"Chapter 3, Hong Kong"
Singapore Academy of Law
Introduction: Legal innovation, newlaw, lawtech, legaltech, regtech, suptech and govtech are phrases that are increasingly (and often confusingly) being used interchangeably, in deliberations and pronouncements about the confluence of emerging technologies (such as automation, artificial intelligence (“AI”), data analytics and distributed ledger technologies such as blockchain) and business models (such as outsourcing and online or software subscriptions) that is impacting the delivery of legal and regulatory services. Whether such developments normatively constitute legal innovation or legal disruption is in the eye of the beholder, and depends on who the purported beneficiary or client is:
(a) Law firm market – the beneficiary or customer is the law firm seeking to improve its delivery of services that augments or at least maintains the profitability of partners of those legal professional services firms (often associated with the term “Legaltech”, “NewLaw” and “alternative legal service providers”).(b) Corporate counsel and regulatory compliance market – the beneficiary or customer is the in-house lawyer and/or compliance officer who is also seeking such improvements, but at the same time often with priorities relating to internal efficiencies and cost savings, which could be detrimental to the profitability of lawyers in the first category (often associated with the term “Legaltech” and “Regtech”).(c) Governments, regulators and the judiciary – the ultimate beneficiary or customer is the ordinary citizen and/or small and medium enterprise who seeks to benefit from easy-to-use and low-cost governmental and regulatory services and access to justice (often associated with terms “Suptech and “Govtech”). Such initiatives, as well as the emergence of certain legaltech providers, may well disintermediate some of the current service providers, similar to the way fintech is disintermediating large segments of the financial industry. In many cases, governments also have a national agenda to remain competitive in the global environment of cross-border trade that is increasingly online and where data and digital identity are key strategic components.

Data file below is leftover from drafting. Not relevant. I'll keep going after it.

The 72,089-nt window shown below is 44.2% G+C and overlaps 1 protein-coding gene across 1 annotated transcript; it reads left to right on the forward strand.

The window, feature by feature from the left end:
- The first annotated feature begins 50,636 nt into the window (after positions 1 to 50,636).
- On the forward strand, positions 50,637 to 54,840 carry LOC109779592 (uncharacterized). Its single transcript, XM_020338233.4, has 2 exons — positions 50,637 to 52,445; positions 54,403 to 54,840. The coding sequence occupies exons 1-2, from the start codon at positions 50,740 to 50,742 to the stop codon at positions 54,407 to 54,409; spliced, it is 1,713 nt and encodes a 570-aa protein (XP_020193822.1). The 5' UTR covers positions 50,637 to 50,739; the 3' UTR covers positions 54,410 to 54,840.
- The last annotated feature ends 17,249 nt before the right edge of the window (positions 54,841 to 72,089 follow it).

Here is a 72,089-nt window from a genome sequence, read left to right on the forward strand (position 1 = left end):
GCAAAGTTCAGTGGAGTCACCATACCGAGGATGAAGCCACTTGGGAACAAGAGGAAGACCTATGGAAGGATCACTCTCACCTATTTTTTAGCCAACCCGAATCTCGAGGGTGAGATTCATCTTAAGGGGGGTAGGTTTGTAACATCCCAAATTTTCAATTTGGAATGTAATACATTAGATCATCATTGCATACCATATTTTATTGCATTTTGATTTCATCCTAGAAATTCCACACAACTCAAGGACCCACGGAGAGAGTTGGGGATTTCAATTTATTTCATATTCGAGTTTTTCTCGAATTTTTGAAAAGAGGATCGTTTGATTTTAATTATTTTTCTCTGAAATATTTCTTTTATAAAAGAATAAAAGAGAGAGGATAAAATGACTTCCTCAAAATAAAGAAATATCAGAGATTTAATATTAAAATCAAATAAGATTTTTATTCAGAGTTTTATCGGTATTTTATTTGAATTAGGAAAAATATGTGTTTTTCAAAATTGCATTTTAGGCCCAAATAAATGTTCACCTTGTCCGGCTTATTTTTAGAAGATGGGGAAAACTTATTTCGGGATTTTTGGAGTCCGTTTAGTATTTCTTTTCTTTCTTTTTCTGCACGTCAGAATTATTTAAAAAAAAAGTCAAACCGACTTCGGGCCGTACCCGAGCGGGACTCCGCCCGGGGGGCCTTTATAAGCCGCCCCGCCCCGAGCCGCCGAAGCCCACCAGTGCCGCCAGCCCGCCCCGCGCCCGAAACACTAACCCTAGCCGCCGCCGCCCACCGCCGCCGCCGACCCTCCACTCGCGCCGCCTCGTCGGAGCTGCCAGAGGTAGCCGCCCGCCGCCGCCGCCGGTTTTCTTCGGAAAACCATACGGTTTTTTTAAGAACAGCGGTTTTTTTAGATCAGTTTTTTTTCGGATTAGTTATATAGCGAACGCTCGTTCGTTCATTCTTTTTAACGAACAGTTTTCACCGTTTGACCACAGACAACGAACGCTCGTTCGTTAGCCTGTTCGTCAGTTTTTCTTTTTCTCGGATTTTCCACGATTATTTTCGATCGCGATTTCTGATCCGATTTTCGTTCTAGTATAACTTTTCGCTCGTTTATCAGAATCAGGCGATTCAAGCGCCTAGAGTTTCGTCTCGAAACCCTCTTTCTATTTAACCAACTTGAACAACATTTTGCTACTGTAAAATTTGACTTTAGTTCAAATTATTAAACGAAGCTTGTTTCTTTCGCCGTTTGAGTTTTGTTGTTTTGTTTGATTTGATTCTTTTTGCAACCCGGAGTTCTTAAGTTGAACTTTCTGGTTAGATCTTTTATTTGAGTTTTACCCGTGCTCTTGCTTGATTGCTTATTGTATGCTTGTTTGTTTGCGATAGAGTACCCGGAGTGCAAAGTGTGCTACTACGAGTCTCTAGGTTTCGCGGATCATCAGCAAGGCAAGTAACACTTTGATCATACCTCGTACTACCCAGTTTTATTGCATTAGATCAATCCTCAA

At its core, these discussions relate to the changing structure and composition of the legal profession and market, in circumstances where large corporate clients are increasingly unwilling to pay for the work of trainees and newly-qualified lawyers, 2 and emerging technologies are narrowing the traditional law firm pyramid by replacing or at least changing the roles played by junior lawyers. This report is a brief summary of the State of the Legal Profession and Innovation in Hong Kong.. Click here to read the full text.